The Court of Appeals itself has added an important wrinkle to the no-fault system. In addition to the statutory penalties, in 1997, by a 4-3 vote, the court ruled that a failure to timely pay or deny a claim results in an insurer being precluded from interposing a defense against payment of the claim, except where the defense raised is lack of coverage.13 Such a rule finds no support in any statute or regulation (although all efforts to legislatively repeal the preclusion rule have proven unsuccessful). It is plain to see that the preclusion rule has transmogrified no-fault litigation over the past 18 years.

In Viviane Etienne, the court took its preclusion rule one step further, making it even easier for medical providers to litigate their no-fault claims, even if fraudulent.

Background of the Case

The Viviane Etienne case arose after Alem Cardenas allegedly was injured in an automobile accident and received treatment at Viviane Etienne Medical Care, P.C. (VEMC). Cardenas’ automobile insurance policy with Country-Wide Insurance Company contained a no-fault endorsement, and Cardenas assigned his right to receive no-fault benefits to VEMC.

To receive reimbursement for the services it said that it had rendered to Cardenas, VEMC submitted to Country-Wide eight verification of treatment forms demonstrating the services rendered or equipment provided, and the corresponding cost. Each form was signature stamped with “V Etienne MD.”

Country-Wide denied payment on one claim in the amount of $139 but did not respond to any of the other claims. No explanation was provided in the court’s opinion for the insurer’s failure to comply with the regulations. Pursuant to the statutory scheme, should the claims be found to be valid, the insurer would be responsible for 2 percent per month interest and attorney fees. The preclusion rule, however, adds the additional penalty of precluding all non-coverage defenses.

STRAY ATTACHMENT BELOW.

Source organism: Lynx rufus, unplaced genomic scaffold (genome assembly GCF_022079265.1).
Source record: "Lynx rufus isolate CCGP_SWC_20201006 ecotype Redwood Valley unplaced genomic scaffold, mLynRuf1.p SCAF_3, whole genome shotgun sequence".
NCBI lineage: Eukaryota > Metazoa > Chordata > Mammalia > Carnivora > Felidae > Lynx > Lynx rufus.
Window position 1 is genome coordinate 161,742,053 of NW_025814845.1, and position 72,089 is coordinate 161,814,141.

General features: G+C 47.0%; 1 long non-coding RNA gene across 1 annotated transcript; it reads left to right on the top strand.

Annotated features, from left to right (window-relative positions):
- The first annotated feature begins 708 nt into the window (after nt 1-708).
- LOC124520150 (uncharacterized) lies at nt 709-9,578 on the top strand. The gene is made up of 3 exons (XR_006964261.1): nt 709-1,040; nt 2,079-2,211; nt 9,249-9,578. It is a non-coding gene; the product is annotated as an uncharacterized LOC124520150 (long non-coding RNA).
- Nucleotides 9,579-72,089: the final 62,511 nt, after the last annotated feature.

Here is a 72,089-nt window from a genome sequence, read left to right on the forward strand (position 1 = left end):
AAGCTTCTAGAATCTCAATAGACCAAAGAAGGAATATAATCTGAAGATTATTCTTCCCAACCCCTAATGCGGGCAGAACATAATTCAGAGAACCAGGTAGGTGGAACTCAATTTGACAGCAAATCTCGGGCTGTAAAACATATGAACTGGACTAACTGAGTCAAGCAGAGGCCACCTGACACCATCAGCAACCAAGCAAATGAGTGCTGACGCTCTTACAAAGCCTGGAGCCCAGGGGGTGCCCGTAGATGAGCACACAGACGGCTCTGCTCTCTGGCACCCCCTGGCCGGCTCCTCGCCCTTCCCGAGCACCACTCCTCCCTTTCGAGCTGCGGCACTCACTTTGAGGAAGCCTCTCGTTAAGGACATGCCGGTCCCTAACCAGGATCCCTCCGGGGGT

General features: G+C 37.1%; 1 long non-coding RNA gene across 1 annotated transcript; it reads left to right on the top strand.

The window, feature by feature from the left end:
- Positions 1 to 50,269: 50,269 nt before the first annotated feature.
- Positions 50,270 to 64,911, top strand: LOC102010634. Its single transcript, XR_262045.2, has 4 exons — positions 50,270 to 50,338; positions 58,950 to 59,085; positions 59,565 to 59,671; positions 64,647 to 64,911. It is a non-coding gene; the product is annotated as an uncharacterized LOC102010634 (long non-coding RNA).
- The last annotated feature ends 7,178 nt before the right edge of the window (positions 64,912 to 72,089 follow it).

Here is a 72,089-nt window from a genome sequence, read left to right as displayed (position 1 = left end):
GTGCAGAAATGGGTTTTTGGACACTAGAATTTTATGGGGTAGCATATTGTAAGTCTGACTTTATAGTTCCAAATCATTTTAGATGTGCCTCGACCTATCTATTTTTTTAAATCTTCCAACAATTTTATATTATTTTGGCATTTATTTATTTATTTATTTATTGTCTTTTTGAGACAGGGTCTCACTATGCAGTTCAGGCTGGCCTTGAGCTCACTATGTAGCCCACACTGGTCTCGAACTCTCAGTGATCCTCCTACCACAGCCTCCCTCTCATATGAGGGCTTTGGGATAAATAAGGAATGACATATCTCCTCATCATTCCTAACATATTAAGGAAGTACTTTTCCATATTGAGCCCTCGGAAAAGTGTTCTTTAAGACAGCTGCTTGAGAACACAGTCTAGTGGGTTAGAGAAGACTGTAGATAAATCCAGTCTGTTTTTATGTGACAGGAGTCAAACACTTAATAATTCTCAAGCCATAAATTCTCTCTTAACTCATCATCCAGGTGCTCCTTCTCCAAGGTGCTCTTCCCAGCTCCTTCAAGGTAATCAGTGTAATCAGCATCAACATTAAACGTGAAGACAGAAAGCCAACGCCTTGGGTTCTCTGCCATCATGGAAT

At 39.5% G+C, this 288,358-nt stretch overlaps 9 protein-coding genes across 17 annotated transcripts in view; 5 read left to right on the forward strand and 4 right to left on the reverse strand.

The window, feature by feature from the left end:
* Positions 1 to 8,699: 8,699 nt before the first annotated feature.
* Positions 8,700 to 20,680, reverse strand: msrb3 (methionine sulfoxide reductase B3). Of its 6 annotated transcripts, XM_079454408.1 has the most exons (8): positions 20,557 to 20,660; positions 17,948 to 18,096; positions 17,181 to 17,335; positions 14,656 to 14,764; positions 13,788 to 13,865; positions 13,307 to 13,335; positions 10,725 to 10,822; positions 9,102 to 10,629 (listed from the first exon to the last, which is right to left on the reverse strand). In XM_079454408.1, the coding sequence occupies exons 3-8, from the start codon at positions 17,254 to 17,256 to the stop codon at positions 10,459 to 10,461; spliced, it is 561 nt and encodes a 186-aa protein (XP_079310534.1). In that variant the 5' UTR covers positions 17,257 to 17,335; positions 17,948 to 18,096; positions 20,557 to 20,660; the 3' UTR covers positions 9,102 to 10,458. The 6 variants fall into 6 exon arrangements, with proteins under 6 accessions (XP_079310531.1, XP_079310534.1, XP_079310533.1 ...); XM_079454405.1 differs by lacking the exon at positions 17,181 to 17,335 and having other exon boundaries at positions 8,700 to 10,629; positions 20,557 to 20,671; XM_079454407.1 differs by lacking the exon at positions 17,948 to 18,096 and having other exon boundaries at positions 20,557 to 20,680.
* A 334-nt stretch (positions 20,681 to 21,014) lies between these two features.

VEMC sued Country-Wide, seeking to recover the no-fault benefits, interest, and attorney fees.

Country-Wide answered and asserted as an affirmative defense that payment for VEMC’s claims was not overdue because VEMC had failed to submit “proper proof of the fact and amount of the loss” as required by the no-fault law.

VEMC moved for summary judgment, arguing that it had met its prima facie burden of showing the fact and amount of loss sustained, and that the payment of the benefits was overdue. As support, VEMC submitted the eight verification of treatment forms as proof of claim, along with seven mailing ledgers stamped by the U.S. Postal Service indicating the date the forms were mailed, and the denial of claim form. Additionally, VEMC submitted the affidavit of Roman Matatov, the president of SUM Billing Corp., a third-party billing company hired by VEMC.

Country-Wide opposed the summary judgment motion, arguing that VEMC had not met its prima facie burden as it had not put forth evidence in admissible form because all of VEMC’s exhibits were hearsay with no applicable exception. It asserted that Matatov’s affidavit did not provide sufficient foundation for the admission of the hearsay under the business records exception because the affidavit “merely state[d] the bills were mailed” but gave no other details required to meet the business records exception under CPLR 4518(a).